Short-term Postings, Business Trips and Training: Even More Complicated Administration


Posting is not only a case of an employee working on a specific project abroad, but also when attending few-days long business meeting, conferences, training, negotiating business transactions, conducting sales or marketing activities, auditing clients, even exploring business opportunities. In the case of such short visits, the same administrative duties are necessary and failure to do so may result in severe penalties.

Judit Jancsa-Pék, Senior advisor, Partner, LeitnerLeitner.

Under the Community Regulation currently in force, a worker may be insured in one state only, generally in that state where he physically carries out his work. Several factors influence where, how and at what level the contributions are to be paid. One of these is whether the worker is employed or self-employed abroad, posted as an expatriate to work abroad, or works in more than one country at the same time in parallel, or potentially commutes daily or weekly between two countries. To determine the nature of working abroad, all the relevant criteria should be examined, which is just how the supervisory authority will assess the situation as a whole.

However, postings are subject to special rules, as the employee may remain insured in the county of sender if the conditions are fulfilled. Such simplification for posting applies when an employer established in the territory of one EU member state sends a worker to the territory of another member state in order to work there on his behalf. The expected duration of work should not exceed 24 months. If a worker is considered to be a posted worker on the basis of the above, he or she will not be subject to the obligation to pay contributions in the foreign country by virtue of a special certificate (A1).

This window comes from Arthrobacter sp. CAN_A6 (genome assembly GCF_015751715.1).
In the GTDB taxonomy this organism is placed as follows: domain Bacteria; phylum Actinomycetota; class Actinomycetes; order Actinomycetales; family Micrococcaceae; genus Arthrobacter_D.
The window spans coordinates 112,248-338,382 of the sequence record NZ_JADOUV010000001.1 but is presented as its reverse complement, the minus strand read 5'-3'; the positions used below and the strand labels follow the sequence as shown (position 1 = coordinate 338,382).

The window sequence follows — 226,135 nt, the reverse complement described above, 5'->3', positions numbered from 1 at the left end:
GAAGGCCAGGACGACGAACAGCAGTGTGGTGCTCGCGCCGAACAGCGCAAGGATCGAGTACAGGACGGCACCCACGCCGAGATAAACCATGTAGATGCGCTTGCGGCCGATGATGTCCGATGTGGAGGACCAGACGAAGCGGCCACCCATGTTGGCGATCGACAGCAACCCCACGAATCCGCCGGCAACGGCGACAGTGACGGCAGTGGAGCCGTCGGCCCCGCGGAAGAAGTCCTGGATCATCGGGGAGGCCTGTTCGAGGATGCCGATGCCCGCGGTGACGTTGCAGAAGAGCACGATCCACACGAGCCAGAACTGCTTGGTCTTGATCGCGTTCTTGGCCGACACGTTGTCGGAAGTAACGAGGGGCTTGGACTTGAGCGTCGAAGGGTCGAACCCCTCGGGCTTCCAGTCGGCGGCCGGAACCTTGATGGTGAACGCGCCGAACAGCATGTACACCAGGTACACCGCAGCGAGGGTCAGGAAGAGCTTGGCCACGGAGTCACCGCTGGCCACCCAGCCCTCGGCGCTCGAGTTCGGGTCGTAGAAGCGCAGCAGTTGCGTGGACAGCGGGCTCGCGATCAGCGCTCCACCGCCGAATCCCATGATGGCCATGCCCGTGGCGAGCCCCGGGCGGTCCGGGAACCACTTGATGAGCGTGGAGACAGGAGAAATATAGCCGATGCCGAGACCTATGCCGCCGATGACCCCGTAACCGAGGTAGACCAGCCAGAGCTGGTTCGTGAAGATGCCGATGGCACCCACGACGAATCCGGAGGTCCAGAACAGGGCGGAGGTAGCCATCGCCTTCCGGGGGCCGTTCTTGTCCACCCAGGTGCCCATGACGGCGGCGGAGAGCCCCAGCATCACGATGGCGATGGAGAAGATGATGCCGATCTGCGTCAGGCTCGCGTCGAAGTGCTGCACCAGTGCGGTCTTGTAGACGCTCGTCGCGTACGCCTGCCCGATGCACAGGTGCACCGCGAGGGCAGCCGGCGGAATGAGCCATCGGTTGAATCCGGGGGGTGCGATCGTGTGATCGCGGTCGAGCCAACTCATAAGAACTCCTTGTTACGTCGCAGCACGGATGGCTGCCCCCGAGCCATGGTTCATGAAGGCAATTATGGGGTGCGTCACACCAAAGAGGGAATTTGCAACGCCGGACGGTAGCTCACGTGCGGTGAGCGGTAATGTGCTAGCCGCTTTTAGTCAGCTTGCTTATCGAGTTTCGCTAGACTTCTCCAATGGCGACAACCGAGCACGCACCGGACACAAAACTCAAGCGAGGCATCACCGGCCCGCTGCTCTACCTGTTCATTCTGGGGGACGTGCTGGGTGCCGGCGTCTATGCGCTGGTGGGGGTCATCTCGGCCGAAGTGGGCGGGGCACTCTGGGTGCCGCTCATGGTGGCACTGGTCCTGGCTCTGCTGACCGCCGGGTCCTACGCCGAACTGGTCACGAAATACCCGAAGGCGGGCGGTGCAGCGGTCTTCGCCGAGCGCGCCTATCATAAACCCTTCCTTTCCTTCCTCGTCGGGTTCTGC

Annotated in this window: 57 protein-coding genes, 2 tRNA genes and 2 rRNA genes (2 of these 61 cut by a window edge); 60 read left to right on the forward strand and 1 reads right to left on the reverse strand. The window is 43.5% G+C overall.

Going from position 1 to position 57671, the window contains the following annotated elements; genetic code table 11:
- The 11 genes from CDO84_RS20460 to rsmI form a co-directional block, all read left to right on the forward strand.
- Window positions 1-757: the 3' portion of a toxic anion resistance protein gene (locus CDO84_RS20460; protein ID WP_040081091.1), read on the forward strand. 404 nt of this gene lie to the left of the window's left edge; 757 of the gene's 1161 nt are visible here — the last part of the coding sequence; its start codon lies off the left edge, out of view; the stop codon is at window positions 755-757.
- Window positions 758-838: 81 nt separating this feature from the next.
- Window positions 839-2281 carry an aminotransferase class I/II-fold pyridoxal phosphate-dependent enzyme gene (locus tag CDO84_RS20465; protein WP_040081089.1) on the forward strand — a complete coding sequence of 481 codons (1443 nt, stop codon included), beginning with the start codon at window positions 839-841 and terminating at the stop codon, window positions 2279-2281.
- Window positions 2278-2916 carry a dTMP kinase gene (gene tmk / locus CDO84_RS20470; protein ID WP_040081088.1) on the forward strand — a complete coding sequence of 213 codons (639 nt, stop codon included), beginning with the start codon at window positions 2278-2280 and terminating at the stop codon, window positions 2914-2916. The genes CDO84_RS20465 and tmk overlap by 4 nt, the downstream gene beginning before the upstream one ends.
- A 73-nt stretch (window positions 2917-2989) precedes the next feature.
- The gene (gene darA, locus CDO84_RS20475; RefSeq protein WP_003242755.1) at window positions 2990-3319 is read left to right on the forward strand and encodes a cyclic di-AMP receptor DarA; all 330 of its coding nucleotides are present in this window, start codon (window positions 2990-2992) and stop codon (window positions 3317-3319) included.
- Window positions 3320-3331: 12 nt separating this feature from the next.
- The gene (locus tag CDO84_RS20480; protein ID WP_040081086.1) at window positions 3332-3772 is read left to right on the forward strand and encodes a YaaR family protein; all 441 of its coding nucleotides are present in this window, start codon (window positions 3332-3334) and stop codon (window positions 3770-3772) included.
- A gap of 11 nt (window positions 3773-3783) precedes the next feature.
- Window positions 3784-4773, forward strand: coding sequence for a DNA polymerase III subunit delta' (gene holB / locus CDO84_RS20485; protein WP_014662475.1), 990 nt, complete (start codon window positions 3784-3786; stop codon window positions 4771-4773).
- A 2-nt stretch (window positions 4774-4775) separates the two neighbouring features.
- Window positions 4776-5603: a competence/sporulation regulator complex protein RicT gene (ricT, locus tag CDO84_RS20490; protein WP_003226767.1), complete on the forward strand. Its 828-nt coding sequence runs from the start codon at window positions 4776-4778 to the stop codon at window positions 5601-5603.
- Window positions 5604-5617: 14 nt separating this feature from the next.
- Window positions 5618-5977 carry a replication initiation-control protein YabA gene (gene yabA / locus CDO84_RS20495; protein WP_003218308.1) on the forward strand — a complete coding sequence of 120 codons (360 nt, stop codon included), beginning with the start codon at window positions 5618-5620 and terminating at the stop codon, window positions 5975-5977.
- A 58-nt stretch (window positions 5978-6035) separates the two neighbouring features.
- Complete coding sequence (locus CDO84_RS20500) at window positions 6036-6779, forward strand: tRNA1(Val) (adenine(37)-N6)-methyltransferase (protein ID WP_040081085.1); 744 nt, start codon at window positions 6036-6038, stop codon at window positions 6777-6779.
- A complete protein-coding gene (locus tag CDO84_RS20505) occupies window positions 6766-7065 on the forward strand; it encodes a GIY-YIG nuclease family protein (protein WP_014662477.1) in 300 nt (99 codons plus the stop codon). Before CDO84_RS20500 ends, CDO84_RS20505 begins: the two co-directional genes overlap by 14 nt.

As the current EU Regulation does not distinguish between short-term jobs or visits and long-term postings, similar rules apply. So such short visits are actually the equivalent of a posting of less than 24 months. Therefore, it is strongly recommended to obtain an A1 certificate before starting a business trip to avoid any legal consequences. If lacking the necessary documents, the employee will automatically be obliged to pay contributions in the host state; thus the failure to obtain the documents may result in severe tax, social security consequences and even fines, the extent of which will depend on the domestic law of the member state concerned. Moreover, in our experience, this includes cases where the employer sends the worker to different member states on a daily basis, which requires separate A1 forms per destination.

Nevertheless, in the meantime the European Commission has launched a review of the EU Coordination Regulation. The amendments aim to settle these practical problems in a reassuring and clear manner, so the concept of business travel would be included specifically in the EU rules. This would include temporary activities related to the employer’s business interests such as referred above. Although the European Parliament’s draft legislative resolution has already been finalized following the approval of the European Council, no final agreement has yet been reached between the three institutions so that the content of the report may yet be amended, but the good news is that simplification is imminent!

LeitnerLeitner has comprehensive knowledge of the legal and tax environment of countries in the region. With the help of our experts you can get high quality advice and practical help on taxation and administrative aspects of posting and expatriation of your colleagues.

And now we are offering readers a special opportunity. Be our guest at our free workshop on March 17 to learn more about administration, taxation and social security issues for postings and employing expats, with a focus on actual and new legislation. For more information and registration, email

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